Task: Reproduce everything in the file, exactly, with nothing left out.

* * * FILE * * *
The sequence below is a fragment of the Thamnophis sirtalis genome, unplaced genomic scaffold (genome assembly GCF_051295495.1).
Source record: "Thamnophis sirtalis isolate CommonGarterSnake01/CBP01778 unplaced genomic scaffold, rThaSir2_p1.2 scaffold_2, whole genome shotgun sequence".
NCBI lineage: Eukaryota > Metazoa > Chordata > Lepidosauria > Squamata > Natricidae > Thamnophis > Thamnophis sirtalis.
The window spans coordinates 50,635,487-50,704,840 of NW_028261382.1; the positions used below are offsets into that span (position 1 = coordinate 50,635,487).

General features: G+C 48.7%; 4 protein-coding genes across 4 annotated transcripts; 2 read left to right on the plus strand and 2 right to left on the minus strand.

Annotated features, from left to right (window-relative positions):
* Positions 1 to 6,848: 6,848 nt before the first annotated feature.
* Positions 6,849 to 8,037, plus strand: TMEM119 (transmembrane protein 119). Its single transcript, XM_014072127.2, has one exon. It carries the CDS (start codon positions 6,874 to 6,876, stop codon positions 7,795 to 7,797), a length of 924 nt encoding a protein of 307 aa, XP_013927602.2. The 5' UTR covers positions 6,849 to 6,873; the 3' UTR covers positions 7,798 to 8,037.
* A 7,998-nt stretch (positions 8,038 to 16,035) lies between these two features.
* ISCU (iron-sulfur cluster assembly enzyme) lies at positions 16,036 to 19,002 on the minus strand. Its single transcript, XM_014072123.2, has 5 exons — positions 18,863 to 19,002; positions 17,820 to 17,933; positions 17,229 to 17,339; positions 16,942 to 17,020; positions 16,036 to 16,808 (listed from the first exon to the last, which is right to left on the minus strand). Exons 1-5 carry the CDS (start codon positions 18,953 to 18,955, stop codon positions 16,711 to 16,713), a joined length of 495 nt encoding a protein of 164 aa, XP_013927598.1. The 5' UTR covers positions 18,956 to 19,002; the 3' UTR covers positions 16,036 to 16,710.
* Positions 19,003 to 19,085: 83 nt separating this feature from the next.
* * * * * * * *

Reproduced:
The sequence below is a fragment of the Thamnophis sirtalis genome, unplaced genomic scaffold (genome assembly GCF_051295495.1).
Source record: "Thamnophis sirtalis isolate CommonGarterSnake01/CBP01778 unplaced genomic scaffold, rThaSir2_p1.2 scaffold_2, whole genome shotgun sequence".
NCBI lineage: Eukaryota > Metazoa > Chordata > Lepidosauria > Squamata > Natricidae > Thamnophis > Thamnophis sirtalis.
The window spans coordinates 50,635,487-50,704,840 of NW_028261382.1; the positions used below are offsets into that span (position 1 = coordinate 50,635,487).

General features: G+C 48.7%; 4 protein-coding genes across 4 annotated transcripts; 2 read left to right on the plus strand and 2 right to left on the minus strand.

Annotated features, from left to right (window-relative positions):
* Positions 1 to 6,848: 6,848 nt before the first annotated feature.
* Positions 6,849 to 8,037, plus strand: TMEM119 (transmembrane protein 119). Its single transcript, XM_014072127.2, has one exon. It carries the CDS (start codon positions 6,874 to 6,876, stop codon positions 7,795 to 7,797), a length of 924 nt encoding a protein of 307 aa, XP_013927602.2. The 5' UTR covers positions 6,849 to 6,873; the 3' UTR covers positions 7,798 to 8,037.
* A 7,998-nt stretch (positions 8,038 to 16,035) lies between these two features.
* ISCU (iron-sulfur cluster assembly enzyme) lies at positions 16,036 to 19,002 on the minus strand. Its single transcript, XM_014072123.2, has 5 exons — positions 18,863 to 19,002; positions 17,820 to 17,933; positions 17,229 to 17,339; positions 16,942 to 17,020; positions 16,036 to 16,808 (listed from the first exon to the last, which is right to left on the minus strand). Exons 1-5 carry the CDS (start codon positions 18,953 to 18,955, stop codon positions 16,711 to 16,713), a joined length of 495 nt encoding a protein of 164 aa, XP_013927598.1. The 5' UTR covers positions 18,956 to 19,002; the 3' UTR covers positions 16,036 to 16,710.
* Positions 19,003 to 19,085: 83 nt separating this feature from the next.